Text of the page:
For the average Trinity student, the day can, at moments, feel overly structured by classes, jobs and extracurriculars, to name just a few items that might be on your Google Calendar. But if you’ve been longing for some spontaneity in your life, look no further: Trinity’s most recent longform improvisational comedy group Buddy Buddy is your new best friend.

This past spring, senior Elizabeth Metzger, motivated by an absence of longform improv on campus, teamed up with Dan Grimm and Tina Jackson at Bexar Stage, a San Antonio theater focused on longform improvisation, and Trinity University Players to put out a casting call for a new show on campus.

Having performed in multiple shows together since the start of last semester, both off-campus at Bexar Stage and at Trinity’s Café Theater, Buddy Buddy members attest to how they’ve enjoyed developing their performance skills as a group.

“[Improv is] different every single time, but then at the same time when you’re in a troupe, you still get more familiar with how your fellow players play. And so I remind myself of like, ‘Oh, this is their play style, and that’s his play style, and oh right, this is how I play … my improv style with them,’ ” said Kerry Madden, junior and Buddy Buddy cast member.

Buddy Buddy shows are structured based on the standard La Ronde improv format, in which all the characters exist within the same world, but only two characters will interact within a given scene. After a certain amount of time, one other cast member will tag someone out of the scene to replace them and start a new interaction.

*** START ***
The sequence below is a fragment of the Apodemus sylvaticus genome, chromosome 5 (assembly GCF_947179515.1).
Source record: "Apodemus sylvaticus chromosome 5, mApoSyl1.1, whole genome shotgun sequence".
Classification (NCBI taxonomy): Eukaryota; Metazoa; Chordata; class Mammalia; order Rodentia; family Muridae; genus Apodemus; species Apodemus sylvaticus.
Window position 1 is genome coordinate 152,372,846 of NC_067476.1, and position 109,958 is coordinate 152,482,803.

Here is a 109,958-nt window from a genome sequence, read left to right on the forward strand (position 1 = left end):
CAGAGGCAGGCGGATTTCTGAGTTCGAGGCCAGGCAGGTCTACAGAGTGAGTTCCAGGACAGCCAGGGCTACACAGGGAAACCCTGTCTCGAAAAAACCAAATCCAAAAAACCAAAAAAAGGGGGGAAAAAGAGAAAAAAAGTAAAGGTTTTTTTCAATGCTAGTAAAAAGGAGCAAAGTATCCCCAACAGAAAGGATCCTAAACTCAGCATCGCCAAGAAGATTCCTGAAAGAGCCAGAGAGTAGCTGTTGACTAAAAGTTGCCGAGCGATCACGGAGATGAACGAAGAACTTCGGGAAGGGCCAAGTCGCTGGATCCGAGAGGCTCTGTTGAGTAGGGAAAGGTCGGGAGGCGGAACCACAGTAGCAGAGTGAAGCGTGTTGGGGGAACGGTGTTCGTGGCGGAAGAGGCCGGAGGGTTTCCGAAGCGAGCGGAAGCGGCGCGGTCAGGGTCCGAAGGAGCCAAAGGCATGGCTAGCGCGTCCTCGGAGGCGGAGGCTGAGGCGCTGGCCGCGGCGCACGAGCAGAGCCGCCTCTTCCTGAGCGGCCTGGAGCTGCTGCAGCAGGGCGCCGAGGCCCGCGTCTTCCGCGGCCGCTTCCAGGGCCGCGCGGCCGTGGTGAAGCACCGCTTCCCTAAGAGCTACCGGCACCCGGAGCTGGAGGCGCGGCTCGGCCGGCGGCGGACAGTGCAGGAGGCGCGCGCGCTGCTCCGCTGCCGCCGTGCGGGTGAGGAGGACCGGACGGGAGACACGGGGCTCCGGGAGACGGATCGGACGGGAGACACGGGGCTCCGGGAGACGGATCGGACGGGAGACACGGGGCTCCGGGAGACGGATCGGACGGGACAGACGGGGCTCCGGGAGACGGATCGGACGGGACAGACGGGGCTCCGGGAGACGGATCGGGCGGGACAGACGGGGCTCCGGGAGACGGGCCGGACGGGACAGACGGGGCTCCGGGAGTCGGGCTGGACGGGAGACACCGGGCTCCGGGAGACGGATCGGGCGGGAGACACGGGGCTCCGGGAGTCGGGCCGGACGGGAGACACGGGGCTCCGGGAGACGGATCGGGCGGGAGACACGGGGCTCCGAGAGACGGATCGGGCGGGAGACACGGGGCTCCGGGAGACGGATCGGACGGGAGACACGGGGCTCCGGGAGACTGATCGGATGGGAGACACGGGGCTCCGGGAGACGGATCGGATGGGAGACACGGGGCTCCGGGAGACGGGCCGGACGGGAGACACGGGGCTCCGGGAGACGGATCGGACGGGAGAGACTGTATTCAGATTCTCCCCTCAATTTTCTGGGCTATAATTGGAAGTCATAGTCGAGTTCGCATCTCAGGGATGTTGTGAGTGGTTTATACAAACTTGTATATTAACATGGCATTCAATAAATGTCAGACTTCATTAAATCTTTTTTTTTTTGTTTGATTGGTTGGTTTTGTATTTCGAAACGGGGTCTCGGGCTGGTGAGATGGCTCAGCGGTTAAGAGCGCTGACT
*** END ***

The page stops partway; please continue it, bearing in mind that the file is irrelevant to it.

While this format provides structure for the show, any sort of restriction put on the whims of the cast members stops here.

“The form of improv overall is just so inherently fun that it’s like, it feels good to laugh. People like to laugh. It’s really fun to go to rehearsals and get to play and be different people and laugh at one another and laugh at yourself. We’re being goofballs really most of the time. But it’s like, ‘How do you be the best goofball?’ ” Madden asked.

While a typical Buddy Buddy show will have the cast create unique characters and stories, group members are fueled by audience suggestions and laughter until the curtain closes.

“My favorite thing about being in Buddy Buddy is the freedom to explore the characters I make in improv as opposed to ending them in shortform [improvisation],” said junior Lamonte Brooks, a member of Buddy Buddy.

Metzger now helps to coach members of Buddy Buddy to develop their improvisational skills in building scenes and characters as preparation for the performances.

“They’re all very unique players … I think they make very unique, very cool choices and I love that I can help them in any way just to like notice that I’m like, ‘Oh you do this a lot. You’re very detail oriented,’ ” Metzger said.

Buddy Buddy is back to practicing together this semester with the goal of bringing audiences more shows in the future.

“When you start creating something together, you don’t wanna stop creating because every show is different. Every show is new and every time you do it, you get better,” Metzger said.

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